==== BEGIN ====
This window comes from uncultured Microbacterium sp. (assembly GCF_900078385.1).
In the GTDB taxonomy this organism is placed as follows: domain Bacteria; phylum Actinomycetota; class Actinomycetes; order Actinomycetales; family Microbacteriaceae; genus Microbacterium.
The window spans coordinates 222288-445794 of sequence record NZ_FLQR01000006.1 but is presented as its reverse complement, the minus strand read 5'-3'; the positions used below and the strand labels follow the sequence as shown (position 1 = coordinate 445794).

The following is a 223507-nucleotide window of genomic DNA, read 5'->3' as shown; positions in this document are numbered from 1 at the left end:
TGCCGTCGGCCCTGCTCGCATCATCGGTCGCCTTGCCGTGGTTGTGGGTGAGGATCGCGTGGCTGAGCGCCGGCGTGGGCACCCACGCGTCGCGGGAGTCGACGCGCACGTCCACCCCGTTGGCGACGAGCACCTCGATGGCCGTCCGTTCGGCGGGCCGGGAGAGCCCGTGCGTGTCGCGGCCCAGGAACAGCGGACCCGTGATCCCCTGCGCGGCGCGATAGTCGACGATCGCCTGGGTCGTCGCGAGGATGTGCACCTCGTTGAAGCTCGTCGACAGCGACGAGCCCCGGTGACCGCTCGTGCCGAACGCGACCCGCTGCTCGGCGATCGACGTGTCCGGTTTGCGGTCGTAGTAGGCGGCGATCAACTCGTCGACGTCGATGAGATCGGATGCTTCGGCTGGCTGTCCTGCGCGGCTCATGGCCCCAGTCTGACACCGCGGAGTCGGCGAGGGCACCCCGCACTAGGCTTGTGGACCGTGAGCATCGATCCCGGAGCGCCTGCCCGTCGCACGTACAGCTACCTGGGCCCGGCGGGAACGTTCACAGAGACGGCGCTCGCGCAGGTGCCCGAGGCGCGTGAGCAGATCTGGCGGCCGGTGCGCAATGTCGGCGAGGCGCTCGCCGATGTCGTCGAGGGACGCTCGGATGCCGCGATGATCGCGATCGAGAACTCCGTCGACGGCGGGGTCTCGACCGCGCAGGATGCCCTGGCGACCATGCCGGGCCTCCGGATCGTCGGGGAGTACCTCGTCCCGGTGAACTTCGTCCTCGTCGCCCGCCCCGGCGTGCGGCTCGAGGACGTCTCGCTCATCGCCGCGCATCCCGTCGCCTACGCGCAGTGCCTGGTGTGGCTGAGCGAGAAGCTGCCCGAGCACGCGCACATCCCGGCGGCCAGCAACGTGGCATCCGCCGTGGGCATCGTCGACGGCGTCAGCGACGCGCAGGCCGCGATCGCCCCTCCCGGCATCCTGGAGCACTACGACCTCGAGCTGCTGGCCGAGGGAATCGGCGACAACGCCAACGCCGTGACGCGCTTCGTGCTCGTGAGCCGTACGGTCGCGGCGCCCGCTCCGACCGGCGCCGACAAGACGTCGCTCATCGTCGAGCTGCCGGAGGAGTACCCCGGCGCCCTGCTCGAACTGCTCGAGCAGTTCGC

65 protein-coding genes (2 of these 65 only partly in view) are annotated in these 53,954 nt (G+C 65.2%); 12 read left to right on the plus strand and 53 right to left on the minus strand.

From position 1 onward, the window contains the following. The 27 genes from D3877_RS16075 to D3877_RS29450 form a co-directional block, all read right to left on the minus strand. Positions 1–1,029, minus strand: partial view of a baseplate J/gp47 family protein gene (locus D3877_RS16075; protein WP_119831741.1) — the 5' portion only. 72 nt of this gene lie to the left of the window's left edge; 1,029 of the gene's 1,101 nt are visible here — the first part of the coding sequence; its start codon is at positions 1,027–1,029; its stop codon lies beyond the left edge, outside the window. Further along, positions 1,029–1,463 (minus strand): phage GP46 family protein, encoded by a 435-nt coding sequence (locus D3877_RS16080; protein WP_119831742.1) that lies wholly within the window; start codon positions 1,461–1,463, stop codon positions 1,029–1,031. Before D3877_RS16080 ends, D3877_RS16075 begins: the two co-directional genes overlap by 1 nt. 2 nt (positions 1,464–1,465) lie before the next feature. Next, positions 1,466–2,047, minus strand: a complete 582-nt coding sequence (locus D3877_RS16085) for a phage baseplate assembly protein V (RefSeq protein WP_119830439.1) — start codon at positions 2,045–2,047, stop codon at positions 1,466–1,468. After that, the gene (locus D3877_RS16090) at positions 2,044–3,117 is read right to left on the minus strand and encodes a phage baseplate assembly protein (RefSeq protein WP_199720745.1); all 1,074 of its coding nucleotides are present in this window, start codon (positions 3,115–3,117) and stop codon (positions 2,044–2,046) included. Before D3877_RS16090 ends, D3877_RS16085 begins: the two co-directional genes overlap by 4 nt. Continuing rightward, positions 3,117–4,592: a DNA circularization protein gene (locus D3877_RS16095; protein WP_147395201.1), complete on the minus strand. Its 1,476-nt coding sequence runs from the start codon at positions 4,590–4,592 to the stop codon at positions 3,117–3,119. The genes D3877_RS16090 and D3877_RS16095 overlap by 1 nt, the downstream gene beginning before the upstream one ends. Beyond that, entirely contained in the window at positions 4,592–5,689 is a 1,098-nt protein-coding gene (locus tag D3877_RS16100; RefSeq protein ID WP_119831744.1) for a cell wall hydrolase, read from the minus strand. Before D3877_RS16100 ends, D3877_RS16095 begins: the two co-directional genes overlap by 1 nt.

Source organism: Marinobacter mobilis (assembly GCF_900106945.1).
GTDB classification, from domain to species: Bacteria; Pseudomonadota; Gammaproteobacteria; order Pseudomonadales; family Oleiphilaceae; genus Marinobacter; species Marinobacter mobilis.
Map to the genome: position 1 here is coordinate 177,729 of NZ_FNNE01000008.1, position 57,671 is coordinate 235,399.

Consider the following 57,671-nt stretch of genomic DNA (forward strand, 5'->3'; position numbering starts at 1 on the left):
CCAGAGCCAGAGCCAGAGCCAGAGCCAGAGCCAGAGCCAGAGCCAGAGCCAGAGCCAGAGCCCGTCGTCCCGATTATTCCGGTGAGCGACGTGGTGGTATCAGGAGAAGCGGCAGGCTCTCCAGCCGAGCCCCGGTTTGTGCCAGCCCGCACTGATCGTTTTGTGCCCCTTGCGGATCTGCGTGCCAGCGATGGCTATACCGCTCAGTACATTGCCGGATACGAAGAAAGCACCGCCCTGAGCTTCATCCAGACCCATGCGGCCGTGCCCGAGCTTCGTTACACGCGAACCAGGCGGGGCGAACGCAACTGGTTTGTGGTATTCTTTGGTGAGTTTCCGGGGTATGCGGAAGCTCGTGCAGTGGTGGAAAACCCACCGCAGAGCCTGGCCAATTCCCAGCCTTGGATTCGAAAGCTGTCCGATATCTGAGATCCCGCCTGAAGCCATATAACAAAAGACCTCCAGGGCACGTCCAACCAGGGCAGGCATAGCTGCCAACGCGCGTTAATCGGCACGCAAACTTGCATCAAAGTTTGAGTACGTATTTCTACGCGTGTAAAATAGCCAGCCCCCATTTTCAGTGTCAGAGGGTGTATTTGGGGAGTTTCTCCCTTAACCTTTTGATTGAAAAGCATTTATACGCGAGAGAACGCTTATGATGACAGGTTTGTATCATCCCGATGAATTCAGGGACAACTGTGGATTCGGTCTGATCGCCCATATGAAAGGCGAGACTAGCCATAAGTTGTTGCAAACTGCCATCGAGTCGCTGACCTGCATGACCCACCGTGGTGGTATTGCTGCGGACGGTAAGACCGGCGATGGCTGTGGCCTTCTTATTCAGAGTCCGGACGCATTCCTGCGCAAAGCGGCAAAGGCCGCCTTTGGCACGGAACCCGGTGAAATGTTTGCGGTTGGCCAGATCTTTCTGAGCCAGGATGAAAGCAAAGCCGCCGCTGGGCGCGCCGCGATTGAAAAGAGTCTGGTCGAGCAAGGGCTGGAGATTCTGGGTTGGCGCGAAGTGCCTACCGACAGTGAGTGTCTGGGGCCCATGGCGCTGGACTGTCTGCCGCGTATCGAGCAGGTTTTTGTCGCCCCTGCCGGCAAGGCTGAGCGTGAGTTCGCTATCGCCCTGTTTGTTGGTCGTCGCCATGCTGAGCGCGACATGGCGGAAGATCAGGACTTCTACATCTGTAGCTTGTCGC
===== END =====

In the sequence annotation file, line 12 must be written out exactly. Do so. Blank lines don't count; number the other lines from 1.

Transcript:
CCAGAGCCAGAGCCAGAGCCAGAGCCAGAGCCAGAGCCAGAGCCAGAGCCAGAGCCAGAGCCCGTCGTCCCGATTATTCCGGTGAGCGACGTGGTGGTATCAGGAGAAGCGGCAGGCTCTCCAGCCGAGCCCCGGTTTGTGCCAGCCCGCACTGATCGTTTTGTGCCCCTTGCGGATCTGCGTGCCAGCGATGGCTATACCGCTCAGTACATTGCCGGATACGAAGAAAGCACCGCCCTGAGCTTCATCCAGACCCATGCGGCCGTGCCCGAGCTTCGTTACACGCGAACCAGGCGGGGCGAACGCAACTGGTTTGTGGTATTCTTTGGTGAGTTTCCGGGGTATGCGGAAGCTCGTGCAGTGGTGGAAAACCCACCGCAGAGCCTGGCCAATTCCCAGCCTTGGATTCGAAAGCTGTCCGATATCTGAGATCCCGCCTGAAGCCATATAACAAAAGACCTCCAGGGCACGTCCAACCAGGGCAGGCATAGCTGCCAACGCGCGTTAATCGGCACGCAAACTTGCATCAAAGTTTGAGTACGTATTTCTACGCGTGTAAAATAGCCAGCCCCCATTTTCAGTGTCAGAGGGTGTATTTGGGGAGTTTCTCCCTTAACCTTTTGATTGAAAAGCATTTATACGCGAGAGAACGCTTATGATGACAGGTTTGTATCATCCCGATGAATTCAGGGACAACTGTGGATTCGGTCTGATCGCCCATATGAAAGGCGAGACTAGCCATAAGTTGTTGCAAACTGCCATCGAGTCGCTGACCTGCATGACCCACCGTGGTGGTATTGCTGCGGACGGTAAGACCGGCGATGGCTGTGGCCTTCTTATTCAGAGTCCGGACGCATTCCTGCGCAAAGCGGCAAAGGCCGCCTTTGGCACGGAACCCGGTGAAATGTTTGCGGTTGGCCAGATCTTTCTGAGCCAGGATGAAAGCAAAGCCGCCGCTGGGCGCGCCGCGATTGAAAAGAGTCTGGTCGAGCAAGGGCTGGAGATTCTGGGTTGGCGCGAAGTGCCTACCGACAGTGAGTGTCTGGGGCCCATGGCGCTGGACTGTCTGCCGCGTATCGAGCAGGTTTTTGTCGCCCCTGCCGGCAAGGCTGAGCGTGAGTTCGCTATCGCCCTGTTTGTTGGTCGTCGCCATGCTGAGCGCGACATGGCGGAAGATCAGGACTTCTACATCTGTAGCTTGTCGC